Book Review: Toxic Charity

Toxic Charity: How Churches and Charities Hurt Those They Help, and How to Reverse It, by Robert D. Lupton

Toxic Charity: How Churches and Charities Hurt Those They Help, and How to Reverse It

This past year I was “helping” people in a tight spot more than I’d ever done before.  It was a unique situation that devolved quickly from good to toxic.  I believe both parties were harmed in the process, and it soured my desire to help the down-and-out in future.  Tim and I will certainly not be going into any situations like that in future without taking certain precautions.

As a result of that craziness, when I read this book I was able to understand just how harmful good intentions can be if wisdom and caution are not used.  Or if you simply have no idea what is the right way to go about doing things.

Thankfully, Lupton addresses the potential hurts caused (some he witnessed first-hand) and the way we should be going about “helping.”   His clearheaded reasoning is sound, compassionate, and full of grace for those who have gone about it wrong in the past (like myself).   He draws from international research as well as his vast personal experience to bring us to an understanding of his perspective.

And what is his perspective?  That of an individual who has lived in the inner-city of Atlanta for decades, devoted his life to combating poverty, become friends with many down-and-out, and who has spearheaded many successful projects to revitalize the slums of Atlanta and make them safe, diverse, and flourishing communities.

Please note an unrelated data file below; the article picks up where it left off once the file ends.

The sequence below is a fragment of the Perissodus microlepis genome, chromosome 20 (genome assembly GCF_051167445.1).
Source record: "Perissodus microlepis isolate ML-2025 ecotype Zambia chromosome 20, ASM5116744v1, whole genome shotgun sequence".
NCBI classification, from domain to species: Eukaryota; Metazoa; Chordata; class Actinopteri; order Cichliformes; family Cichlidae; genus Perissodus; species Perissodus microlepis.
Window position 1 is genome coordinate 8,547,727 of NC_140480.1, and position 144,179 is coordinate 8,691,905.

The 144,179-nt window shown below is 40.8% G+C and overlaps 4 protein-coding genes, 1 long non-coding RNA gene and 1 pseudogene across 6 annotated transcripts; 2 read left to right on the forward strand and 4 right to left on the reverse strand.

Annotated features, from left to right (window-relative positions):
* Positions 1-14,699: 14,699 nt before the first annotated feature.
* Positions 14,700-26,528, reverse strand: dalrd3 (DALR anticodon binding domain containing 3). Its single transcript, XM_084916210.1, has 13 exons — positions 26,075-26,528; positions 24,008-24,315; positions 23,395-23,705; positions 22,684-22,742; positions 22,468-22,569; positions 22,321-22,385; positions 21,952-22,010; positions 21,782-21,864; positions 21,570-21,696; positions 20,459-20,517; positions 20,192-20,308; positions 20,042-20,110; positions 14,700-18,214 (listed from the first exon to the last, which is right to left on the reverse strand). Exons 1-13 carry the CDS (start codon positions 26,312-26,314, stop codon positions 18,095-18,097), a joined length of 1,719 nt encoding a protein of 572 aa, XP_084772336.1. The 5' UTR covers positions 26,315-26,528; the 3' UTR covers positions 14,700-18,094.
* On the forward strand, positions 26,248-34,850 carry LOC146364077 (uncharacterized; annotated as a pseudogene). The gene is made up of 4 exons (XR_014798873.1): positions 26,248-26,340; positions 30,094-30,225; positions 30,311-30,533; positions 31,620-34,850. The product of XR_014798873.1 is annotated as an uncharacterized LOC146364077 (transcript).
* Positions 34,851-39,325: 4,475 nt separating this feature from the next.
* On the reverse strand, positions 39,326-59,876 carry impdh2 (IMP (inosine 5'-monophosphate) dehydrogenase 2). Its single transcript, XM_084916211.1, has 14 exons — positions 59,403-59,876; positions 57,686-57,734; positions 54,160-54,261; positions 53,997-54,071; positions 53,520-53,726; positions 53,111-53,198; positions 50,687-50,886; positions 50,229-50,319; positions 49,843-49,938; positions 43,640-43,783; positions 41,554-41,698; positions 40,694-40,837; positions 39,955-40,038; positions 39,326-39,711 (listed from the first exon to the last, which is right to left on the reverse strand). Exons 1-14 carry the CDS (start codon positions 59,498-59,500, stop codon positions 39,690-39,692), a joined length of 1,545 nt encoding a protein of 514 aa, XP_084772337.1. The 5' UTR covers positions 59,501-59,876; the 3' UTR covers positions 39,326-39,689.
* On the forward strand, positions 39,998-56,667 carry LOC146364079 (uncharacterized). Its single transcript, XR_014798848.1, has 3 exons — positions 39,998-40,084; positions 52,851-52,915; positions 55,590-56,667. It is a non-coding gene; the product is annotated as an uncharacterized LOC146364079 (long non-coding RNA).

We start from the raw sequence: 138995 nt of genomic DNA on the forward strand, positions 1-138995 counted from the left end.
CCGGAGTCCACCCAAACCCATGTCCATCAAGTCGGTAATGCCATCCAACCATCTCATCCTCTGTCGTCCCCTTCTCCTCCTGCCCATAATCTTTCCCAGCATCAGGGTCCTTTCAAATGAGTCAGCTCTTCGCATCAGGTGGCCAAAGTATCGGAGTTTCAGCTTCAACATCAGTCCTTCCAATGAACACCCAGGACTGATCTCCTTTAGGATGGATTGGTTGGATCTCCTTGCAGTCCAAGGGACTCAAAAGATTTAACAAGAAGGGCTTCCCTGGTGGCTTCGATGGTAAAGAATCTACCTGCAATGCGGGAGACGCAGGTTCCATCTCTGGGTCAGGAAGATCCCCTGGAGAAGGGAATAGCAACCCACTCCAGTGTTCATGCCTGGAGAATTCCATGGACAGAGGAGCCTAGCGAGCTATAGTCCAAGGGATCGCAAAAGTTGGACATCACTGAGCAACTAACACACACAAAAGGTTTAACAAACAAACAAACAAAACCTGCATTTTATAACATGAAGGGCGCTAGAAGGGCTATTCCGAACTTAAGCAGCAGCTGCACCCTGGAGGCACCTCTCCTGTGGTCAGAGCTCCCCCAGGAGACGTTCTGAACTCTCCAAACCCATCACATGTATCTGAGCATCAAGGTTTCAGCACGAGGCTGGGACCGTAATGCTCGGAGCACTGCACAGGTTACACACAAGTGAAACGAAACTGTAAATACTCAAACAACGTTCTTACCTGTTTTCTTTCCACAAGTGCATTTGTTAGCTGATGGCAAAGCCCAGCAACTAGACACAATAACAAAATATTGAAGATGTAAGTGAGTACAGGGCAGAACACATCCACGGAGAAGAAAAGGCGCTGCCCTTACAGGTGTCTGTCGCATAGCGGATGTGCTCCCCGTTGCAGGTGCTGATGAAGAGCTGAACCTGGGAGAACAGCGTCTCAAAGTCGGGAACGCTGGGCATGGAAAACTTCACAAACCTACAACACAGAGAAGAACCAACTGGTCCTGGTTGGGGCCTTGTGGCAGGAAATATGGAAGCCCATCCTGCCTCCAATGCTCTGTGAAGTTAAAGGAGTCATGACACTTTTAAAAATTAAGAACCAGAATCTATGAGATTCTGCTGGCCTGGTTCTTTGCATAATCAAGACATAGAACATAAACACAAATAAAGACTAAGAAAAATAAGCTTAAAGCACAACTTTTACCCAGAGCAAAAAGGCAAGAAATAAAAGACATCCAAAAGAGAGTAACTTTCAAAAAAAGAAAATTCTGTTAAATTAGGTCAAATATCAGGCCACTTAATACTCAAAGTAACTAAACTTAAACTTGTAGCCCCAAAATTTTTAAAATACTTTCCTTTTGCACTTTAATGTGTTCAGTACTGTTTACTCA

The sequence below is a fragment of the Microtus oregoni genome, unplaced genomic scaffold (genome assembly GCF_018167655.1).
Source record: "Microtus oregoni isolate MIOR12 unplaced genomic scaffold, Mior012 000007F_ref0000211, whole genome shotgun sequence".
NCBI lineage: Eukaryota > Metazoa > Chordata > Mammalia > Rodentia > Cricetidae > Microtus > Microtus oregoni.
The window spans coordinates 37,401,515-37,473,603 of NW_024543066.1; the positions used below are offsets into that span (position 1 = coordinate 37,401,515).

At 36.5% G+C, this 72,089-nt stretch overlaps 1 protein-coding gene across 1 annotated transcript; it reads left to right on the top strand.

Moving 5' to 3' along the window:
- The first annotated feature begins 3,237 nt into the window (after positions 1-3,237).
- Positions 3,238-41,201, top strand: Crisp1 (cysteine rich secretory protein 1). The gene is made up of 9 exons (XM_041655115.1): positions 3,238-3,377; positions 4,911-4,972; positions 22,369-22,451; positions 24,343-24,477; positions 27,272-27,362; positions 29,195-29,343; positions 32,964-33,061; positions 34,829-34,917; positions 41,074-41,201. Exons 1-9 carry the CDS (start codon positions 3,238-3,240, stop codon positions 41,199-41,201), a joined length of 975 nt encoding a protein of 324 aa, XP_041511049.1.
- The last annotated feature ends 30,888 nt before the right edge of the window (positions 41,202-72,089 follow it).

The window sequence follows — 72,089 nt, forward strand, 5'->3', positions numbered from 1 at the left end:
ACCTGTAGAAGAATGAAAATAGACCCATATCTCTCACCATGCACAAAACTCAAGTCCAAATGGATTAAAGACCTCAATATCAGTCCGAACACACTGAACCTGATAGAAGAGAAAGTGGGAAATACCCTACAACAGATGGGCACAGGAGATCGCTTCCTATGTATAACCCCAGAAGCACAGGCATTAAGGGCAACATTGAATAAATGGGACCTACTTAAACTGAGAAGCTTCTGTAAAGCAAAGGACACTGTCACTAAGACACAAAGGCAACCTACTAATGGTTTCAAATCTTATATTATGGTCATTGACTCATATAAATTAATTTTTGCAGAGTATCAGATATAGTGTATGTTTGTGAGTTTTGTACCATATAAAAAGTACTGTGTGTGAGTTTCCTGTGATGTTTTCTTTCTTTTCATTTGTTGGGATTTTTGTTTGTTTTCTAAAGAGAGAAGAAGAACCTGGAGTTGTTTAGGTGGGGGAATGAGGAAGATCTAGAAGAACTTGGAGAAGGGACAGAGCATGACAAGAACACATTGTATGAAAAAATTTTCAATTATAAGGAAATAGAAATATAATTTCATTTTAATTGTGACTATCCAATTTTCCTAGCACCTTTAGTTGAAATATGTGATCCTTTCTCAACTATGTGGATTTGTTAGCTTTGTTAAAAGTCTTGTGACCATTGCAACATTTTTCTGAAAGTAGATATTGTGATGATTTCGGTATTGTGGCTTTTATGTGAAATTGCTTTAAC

Lupton highly values the motives and heart behind our desire to help others, he simply presents the harm that he (and others) have witnessed as they watched charity being given and received.  Through years of trial and error he is also able to give much practical advice for helping the poor without striking out their self-worth and taking away their dignity.

Through Toxic Charity I was presented with a whole new strategy for helping those in need.  Not only the best practices for immediate or urgent needs to be met, but also for enabling these individuals to meet their own needs in future, ultimately benefiting them the most.  I was refreshed by Lupton’s true (and obvious) passion for loving people the way Christ does, and his desire to meet not just the pressing and obvious needs, but the hidden ones of the heart as well.

I also admire his tactful handling of some of the most prevalent viewpoints on If, How, and How Much to give.  He represents all views and leaves it to us to decide, guided by the Holy Spirit, what we should do.

Furthermore, he also got me really excited about the helpfulness of micro-loans in underdeveloped nations.  The idea of someone being able to take care of their family on their own, and the true satisfaction that is found in that, is energizing!

Thanks, Lupton, for writing this excellent resource for us bumbling newbies!

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